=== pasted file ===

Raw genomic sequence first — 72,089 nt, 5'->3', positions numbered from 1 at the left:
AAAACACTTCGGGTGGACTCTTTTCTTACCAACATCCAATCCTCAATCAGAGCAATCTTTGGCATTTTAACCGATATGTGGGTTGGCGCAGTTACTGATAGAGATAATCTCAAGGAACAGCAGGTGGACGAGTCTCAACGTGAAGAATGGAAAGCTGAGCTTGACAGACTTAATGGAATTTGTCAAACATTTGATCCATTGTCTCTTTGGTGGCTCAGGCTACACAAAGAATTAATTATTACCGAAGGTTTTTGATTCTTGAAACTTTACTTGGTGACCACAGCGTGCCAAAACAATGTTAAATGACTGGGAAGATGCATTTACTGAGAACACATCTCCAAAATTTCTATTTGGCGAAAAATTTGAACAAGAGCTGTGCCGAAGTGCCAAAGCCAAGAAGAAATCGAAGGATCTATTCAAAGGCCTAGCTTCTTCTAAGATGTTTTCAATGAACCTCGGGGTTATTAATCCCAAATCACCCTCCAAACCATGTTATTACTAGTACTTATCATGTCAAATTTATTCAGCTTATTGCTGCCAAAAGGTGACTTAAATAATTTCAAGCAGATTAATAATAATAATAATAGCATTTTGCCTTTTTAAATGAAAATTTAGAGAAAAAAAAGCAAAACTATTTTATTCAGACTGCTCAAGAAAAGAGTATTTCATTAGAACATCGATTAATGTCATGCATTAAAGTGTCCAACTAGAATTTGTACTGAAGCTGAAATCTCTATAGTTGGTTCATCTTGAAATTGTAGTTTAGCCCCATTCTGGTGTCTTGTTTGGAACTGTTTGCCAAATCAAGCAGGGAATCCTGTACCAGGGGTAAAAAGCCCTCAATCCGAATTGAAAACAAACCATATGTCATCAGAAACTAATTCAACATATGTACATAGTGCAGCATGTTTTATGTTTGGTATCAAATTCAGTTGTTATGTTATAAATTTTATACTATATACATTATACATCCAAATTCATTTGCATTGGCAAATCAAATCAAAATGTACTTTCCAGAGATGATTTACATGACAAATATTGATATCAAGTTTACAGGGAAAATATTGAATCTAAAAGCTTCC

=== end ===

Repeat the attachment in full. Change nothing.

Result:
Raw genomic sequence first — 72,089 nt, 5'->3', positions numbered from 1 at the left:
AAAACACTTCGGGTGGACTCTTTTCTTACCAACATCCAATCCTCAATCAGAGCAATCTTTGGCATTTTAACCGATATGTGGGTTGGCGCAGTTACTGATAGAGATAATCTCAAGGAACAGCAGGTGGACGAGTCTCAACGTGAAGAATGGAAAGCTGAGCTTGACAGACTTAATGGAATTTGTCAAACATTTGATCCATTGTCTCTTTGGTGGCTCAGGCTACACAAAGAATTAATTATTACCGAAGGTTTTTGATTCTTGAAACTTTACTTGGTGACCACAGCGTGCCAAAACAATGTTAAATGACTGGGAAGATGCATTTACTGAGAACACATCTCCAAAATTTCTATTTGGCGAAAAATTTGAACAAGAGCTGTGCCGAAGTGCCAAAGCCAAGAAGAAATCGAAGGATCTATTCAAAGGCCTAGCTTCTTCTAAGATGTTTTCAATGAACCTCGGGGTTATTAATCCCAAATCACCCTCCAAACCATGTTATTACTAGTACTTATCATGTCAAATTTATTCAGCTTATTGCTGCCAAAAGGTGACTTAAATAATTTCAAGCAGATTAATAATAATAATAATAGCATTTTGCCTTTTTAAATGAAAATTTAGAGAAAAAAAAGCAAAACTATTTTATTCAGACTGCTCAAGAAAAGAGTATTTCATTAGAACATCGATTAATGTCATGCATTAAAGTGTCCAACTAGAATTTGTACTGAAGCTGAAATCTCTATAGTTGGTTCATCTTGAAATTGTAGTTTAGCCCCATTCTGGTGTCTTGTTTGGAACTGTTTGCCAAATCAAGCAGGGAATCCTGTACCAGGGGTAAAAAGCCCTCAATCCGAATTGAAAACAAACCATATGTCATCAGAAACTAATTCAACATATGTACATAGTGCAGCATGTTTTATGTTTGGTATCAAATTCAGTTGTTATGTTATAAATTTTATACTATATACATTATACATCCAAATTCATTTGCATTGGCAAATCAAATCAAAATGTACTTTCCAGAGATGATTTACATGACAAATATTGATATCAAGTTTACAGGGAAAATATTGAATCTAAAAGCTTCC